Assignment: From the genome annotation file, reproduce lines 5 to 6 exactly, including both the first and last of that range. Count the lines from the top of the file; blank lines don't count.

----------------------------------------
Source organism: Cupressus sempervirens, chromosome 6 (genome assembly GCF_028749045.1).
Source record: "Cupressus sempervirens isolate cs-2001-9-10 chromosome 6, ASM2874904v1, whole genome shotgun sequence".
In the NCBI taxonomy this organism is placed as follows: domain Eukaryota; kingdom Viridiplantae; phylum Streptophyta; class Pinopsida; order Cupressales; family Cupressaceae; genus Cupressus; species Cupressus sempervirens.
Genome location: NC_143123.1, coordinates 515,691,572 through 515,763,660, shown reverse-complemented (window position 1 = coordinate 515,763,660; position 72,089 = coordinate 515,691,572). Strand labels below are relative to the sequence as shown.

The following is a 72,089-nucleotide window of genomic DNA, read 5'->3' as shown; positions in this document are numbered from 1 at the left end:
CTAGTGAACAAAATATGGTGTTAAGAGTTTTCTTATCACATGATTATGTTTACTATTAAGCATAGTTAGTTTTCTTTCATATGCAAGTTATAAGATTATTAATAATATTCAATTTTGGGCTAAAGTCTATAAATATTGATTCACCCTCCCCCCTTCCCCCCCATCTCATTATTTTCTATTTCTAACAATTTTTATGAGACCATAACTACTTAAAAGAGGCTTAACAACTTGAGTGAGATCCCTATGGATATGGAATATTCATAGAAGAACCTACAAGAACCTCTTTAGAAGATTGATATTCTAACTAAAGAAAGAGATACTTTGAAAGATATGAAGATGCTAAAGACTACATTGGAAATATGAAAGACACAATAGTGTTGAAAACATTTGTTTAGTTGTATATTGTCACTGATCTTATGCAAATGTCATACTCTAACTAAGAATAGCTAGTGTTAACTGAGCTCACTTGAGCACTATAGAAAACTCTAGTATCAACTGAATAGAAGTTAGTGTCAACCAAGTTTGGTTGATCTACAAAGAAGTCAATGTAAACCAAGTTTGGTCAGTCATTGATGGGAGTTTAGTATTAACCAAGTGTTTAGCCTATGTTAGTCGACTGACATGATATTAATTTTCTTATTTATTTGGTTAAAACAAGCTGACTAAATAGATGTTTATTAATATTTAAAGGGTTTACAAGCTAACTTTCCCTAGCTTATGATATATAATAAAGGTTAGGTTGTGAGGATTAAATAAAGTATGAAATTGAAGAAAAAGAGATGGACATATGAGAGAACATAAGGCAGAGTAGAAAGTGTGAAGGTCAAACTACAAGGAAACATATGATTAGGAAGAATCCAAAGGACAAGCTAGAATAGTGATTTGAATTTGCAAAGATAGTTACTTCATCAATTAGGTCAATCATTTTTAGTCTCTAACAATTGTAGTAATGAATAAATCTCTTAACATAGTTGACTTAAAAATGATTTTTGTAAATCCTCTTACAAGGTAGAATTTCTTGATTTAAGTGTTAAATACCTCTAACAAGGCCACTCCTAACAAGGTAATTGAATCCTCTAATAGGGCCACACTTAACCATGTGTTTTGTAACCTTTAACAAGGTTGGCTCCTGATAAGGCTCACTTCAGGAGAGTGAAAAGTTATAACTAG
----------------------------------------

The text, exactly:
The following is a 72,089-nucleotide window of genomic DNA, read 5'->3' as shown; positions in this document are numbered from 1 at the left end:
CTAGTGAACAAAATATGGTGTTAAGAGTTTTCTTATCACATGATTATGTTTACTATTAAGCATAGTTAGTTTTCTTTCATATGCAAGTTATAAGATTATTAATAATATTCAATTTTGGGCTAAAGTCTATAAATATTGATTCACCCTCCCCCCTTCCCCCCCATCTCATTATTTTCTATTTCTAACAATTTTTATGAGACCATAACTACTTAAAAGAGGCTTAACAACTTGAGTGAGATCCCTATGGATATGGAATATTCATAGAAGAACCTACAAGAACCTCTTTAGAAGATTGATATTCTAACTAAAGAAAGAGATACTTTGAAAGATATGAAGATGCTAAAGACTACATTGGAAATATGAAAGACACAATAGTGTTGAAAACATTTGTTTAGTTGTATATTGTCACTGATCTTATGCAAATGTCATACTCTAACTAAGAATAGCTAGTGTTAACTGAGCTCACTTGAGCACTATAGAAAACTCTAGTATCAACTGAATAGAAGTTAGTGTCAACCAAGTTTGGTTGATCTACAAAGAAGTCAATGTAAACCAAGTTTGGTCAGTCATTGATGGGAGTTTAGTATTAACCAAGTGTTTAGCCTATGTTAGTCGACTGACATGATATTAATTTTCTTATTTATTTGGTTAAAACAAGCTGACTAAATAGATGTTTATTAATATTTAAAGGGTTTACAAGCTAACTTTCCCTAGCTTATGATATATAATAAAGGTTAGGTTGTGAGGATTAAATAAAGTATGAAATTGAAGAAAAAGAGATGGACATATGAGAGAACATAAGGCAGAGTAGAAAGTGTGAAGGTCAAACTACAAGGAAACATATGATTAGGAAGAATCCAAAGGACAAGCTAGAATAGTGATTTGAATTTGCAAAGATAGTTACTTCATCAATTAGGTCAATCATTTTTAGTCTCTAACAATTGTAGTAATGAATAAATCTCTTAACATAGTTGACTTAAAAATGATTTTTGTAAATCCTCTTACAAGGTAGAATTTCTTGATTTAAGTGTTAAATACCTCTAACAAGGCCACTCCTAACAAGGTAATTGAATCCTCTAATAGGGCCACACTTAACCATGTGTTTTGTAACCTTTAACAAGGTTGGCTCCTGATAAGGCTCACTTCAGGAGAGTGAAAAGTTATAACTAG